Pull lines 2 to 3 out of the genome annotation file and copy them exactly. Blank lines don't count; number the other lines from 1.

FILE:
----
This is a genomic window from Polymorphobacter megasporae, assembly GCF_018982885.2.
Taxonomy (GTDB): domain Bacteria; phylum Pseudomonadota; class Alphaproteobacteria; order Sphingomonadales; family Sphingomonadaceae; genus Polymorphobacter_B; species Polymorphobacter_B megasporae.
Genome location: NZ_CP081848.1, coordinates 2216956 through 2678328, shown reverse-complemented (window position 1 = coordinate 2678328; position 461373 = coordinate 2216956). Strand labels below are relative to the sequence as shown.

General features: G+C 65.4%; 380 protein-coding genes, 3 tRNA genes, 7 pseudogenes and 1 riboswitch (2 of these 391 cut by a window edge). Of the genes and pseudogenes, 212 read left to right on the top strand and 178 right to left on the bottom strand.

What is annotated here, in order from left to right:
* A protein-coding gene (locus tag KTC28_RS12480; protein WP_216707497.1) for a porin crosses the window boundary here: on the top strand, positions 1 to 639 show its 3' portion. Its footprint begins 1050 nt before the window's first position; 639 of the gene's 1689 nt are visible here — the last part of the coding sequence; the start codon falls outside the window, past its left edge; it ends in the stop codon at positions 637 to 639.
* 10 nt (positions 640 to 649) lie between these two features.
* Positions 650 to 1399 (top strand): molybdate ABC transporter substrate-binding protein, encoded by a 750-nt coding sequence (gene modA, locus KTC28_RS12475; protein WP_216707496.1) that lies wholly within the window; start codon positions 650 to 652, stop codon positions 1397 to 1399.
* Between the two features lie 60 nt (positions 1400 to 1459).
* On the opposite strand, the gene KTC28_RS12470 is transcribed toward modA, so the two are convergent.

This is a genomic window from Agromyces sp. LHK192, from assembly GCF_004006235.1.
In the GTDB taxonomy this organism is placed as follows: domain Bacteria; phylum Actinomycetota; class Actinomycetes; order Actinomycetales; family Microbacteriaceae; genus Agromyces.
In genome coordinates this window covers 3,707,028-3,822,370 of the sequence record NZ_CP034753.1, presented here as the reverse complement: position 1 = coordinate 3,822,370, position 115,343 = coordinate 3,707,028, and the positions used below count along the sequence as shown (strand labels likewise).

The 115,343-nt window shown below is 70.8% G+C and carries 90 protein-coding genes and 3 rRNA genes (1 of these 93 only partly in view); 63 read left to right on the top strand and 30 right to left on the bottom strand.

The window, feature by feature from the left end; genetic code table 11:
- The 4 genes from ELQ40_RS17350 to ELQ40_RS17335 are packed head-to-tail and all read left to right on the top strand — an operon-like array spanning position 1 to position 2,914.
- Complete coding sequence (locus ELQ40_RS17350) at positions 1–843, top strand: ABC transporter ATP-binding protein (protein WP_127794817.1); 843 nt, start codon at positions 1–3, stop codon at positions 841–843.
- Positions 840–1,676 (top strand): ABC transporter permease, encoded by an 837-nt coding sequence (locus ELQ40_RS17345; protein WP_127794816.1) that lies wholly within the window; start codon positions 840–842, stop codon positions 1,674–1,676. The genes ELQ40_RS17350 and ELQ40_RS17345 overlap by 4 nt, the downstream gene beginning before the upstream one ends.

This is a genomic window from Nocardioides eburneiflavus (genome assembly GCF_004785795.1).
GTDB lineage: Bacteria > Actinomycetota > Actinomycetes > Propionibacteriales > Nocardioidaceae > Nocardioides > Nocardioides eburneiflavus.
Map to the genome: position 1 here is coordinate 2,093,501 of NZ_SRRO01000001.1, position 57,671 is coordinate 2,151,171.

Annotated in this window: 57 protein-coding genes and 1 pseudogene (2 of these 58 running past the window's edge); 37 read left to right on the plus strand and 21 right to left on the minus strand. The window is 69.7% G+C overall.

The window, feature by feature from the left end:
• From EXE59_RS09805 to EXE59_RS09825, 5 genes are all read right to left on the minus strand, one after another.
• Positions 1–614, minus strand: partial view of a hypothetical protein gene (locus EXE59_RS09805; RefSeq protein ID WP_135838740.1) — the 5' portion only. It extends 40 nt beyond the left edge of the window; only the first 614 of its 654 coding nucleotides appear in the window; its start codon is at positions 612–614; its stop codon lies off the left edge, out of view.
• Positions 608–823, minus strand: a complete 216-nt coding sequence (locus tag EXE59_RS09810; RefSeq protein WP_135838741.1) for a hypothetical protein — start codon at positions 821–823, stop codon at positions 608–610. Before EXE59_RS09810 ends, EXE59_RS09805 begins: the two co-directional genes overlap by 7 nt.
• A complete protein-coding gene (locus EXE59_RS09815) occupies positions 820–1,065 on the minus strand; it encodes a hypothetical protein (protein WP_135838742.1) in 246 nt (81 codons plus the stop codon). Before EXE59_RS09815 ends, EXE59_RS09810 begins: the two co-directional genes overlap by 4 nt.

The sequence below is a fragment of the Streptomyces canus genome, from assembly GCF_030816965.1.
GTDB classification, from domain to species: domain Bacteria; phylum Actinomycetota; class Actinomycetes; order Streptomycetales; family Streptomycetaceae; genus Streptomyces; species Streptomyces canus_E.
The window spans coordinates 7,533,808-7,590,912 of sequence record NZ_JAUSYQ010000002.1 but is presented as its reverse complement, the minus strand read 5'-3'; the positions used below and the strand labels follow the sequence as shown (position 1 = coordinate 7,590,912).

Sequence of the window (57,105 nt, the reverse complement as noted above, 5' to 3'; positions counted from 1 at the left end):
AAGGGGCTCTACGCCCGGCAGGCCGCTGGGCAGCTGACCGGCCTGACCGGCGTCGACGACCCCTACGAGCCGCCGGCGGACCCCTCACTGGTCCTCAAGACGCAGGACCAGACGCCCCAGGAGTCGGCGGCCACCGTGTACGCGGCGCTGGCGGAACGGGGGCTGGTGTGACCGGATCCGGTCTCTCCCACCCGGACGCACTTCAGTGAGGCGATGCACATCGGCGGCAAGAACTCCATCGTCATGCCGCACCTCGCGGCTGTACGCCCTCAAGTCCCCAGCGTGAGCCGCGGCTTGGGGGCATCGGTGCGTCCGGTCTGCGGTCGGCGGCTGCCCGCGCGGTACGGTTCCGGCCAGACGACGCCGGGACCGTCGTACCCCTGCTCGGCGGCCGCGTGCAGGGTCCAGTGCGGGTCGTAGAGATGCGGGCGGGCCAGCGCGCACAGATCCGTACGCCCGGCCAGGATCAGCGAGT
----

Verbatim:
Taxonomy (GTDB): domain Bacteria; phylum Pseudomonadota; class Alphaproteobacteria; order Sphingomonadales; family Sphingomonadaceae; genus Polymorphobacter_B; species Polymorphobacter_B megasporae.
Genome location: NZ_CP081848.1, coordinates 2216956 through 2678328, shown reverse-complemented (window position 1 = coordinate 2678328; position 461373 = coordinate 2216956). Strand labels below are relative to the sequence as shown.